Friday, September 14, 2007
book of books - Imposture
Most of the time the books I read have been written by people who have been six feet under for quite a while. Part of the reason is that there is some comfort knowing that a book has stood the test of time and been deemed a ‘classic’ by plenty of people. The other reason is that most of the modern stuff just doesn’t grab you in the same way. This book ironically is written as if it was something produced in the last century.
Benjamin Markovits starts using a literary device that sets it up and established the theme of imposture. There is nothing wrong with that but the problem throughout this book is that it is hard to ever really care about the main character. Not only is he pretending to be some one else but also he is pretending to be someone clearly more confident.
A young doctor who is drifting through life with no purpose is given the chance to become Lord Byron’s travel companion as the poet escapes his creditors and a divorced wife and heads to the continent. During the trip the famous incident with Mary and Percy Shelly, which gave birth to Frankenstein is covered but is the doctor John Polidori who writes The Vampyre. Things start with the book, which is mistaken for the work of Byron, and as he waits to complain to the publisher a young woman, who herself pretends to have met Byron before meets him and manages to get his address out of him. She then sets her sights on being seduced by him and in the end after Polidori reveals how he burnt his bridge with Byron, who made him feel inadequate and then seduced his sister. And runs up some debts the truth is finally revealed. Polidori takes his own life as things fall apart around him. He loved his sister, and not necessarily it is hinted in a purely platonic way, he dreamt of being a writer and he wanted to be loved. Byron did all of those things better than him and in the end he could not live in the shadow of the man he had pretended to be.
Is it well written?
It is a little bit like - male scene then female scene alternatively - until they intertwine and then it ends with the conclusion, which makes it a bit like reading a movie. The problem is that Polidori is a disturbed pathetic man struggling to get over his guilt of letting down his father, sister and Byron as well as finding out what his real purpose is in life. He fails at everything and seems to only succeed when he pretends to be Byron, which in the end makes him even more miserable. You get the point before the end and there are moments where you feel it is put on a bit thick. Plus having introduced a literary device where an old English teacher shares his writings there is not reference back. The style is almost nineteenth century but at the same time clearly written in much more modern times. The theme works but the only criticism would have been to maybe take the foot off the failure pedal at some points and make Polidori slightly more likeable and as a result the story would probably have been even more tragic.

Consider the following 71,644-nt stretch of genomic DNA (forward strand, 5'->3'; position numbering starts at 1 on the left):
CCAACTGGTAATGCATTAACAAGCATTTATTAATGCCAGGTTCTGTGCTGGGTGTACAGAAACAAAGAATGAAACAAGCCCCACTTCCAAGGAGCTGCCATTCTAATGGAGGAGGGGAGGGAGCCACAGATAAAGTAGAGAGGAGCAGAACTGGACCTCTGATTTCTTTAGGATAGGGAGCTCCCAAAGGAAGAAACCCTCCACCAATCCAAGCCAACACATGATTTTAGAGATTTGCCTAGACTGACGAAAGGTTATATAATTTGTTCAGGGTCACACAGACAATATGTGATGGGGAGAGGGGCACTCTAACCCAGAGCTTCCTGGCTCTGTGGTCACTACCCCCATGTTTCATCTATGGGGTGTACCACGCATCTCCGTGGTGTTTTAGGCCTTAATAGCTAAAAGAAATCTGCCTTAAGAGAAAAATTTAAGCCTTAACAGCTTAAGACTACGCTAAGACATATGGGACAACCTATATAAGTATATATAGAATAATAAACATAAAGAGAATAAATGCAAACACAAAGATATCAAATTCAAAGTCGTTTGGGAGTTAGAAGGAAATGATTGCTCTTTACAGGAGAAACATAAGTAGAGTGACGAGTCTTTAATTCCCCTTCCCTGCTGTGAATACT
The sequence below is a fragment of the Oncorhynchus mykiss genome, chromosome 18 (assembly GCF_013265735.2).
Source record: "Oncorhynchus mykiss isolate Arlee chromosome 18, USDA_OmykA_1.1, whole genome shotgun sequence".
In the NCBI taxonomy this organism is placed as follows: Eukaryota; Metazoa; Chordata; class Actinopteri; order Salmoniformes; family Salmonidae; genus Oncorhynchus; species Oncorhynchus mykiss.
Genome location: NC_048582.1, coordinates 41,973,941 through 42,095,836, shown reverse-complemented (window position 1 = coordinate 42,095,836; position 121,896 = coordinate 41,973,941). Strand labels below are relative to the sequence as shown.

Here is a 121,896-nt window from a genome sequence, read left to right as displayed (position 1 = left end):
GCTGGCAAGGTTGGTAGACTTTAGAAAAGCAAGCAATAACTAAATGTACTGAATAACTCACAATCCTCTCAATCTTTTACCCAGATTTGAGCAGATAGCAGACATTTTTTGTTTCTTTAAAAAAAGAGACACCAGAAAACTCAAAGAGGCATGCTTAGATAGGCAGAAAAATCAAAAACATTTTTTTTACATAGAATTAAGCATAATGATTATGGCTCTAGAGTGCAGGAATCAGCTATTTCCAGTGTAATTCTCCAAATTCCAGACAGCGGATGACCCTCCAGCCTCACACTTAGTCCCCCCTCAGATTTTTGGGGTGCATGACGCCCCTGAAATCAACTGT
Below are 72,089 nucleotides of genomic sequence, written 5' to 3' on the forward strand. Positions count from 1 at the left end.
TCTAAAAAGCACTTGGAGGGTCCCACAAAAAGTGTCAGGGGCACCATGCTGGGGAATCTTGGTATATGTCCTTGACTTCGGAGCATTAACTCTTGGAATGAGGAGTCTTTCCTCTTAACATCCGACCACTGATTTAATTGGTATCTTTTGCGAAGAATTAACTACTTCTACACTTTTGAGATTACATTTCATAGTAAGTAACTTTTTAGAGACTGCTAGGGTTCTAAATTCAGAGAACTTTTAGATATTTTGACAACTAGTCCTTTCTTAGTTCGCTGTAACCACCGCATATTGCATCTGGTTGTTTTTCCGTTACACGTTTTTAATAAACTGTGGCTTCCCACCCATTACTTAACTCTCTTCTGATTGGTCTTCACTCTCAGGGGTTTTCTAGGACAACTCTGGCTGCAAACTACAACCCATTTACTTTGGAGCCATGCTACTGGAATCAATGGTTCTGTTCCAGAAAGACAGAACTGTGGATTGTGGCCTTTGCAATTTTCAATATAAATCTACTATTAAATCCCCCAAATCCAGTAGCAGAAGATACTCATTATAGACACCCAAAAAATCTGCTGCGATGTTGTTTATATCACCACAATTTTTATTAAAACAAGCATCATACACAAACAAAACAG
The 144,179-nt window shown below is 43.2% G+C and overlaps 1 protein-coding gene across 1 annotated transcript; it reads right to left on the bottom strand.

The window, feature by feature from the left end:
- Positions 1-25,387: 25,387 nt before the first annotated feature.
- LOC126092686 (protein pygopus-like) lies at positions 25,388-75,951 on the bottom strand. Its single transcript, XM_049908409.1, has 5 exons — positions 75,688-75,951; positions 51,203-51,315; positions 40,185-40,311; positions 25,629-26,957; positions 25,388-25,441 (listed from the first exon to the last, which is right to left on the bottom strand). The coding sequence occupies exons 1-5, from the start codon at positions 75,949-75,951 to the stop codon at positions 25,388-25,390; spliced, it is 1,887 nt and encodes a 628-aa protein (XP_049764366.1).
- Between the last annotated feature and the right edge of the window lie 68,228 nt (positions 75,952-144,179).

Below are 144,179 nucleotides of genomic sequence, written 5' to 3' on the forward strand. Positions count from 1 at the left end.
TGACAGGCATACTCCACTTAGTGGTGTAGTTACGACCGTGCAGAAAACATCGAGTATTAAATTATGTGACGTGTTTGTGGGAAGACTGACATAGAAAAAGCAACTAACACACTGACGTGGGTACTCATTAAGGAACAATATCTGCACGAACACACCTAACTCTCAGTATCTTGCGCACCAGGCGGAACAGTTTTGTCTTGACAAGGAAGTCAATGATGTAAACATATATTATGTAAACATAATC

Should it be read?
Hard one to answer that because there is no particularly compelling reason you should. But I suspect that is purely because of my prejudice against modern literature. What would I necessarily pick up anything – recommendation on another blog might help but it’s a minefield. In fairness if this is read then it is a well-written story and certainly a story that has been well researched and will not leave you with any unanswered questions. A quick check on Wikipedia indicates that most of the story was built around the true story of Polidori.
Pretending to be someone else might get you a bit of money and female attention but when the truth comes out sadly an overdose is the only ending possible
Version read – Faber & Faber paperback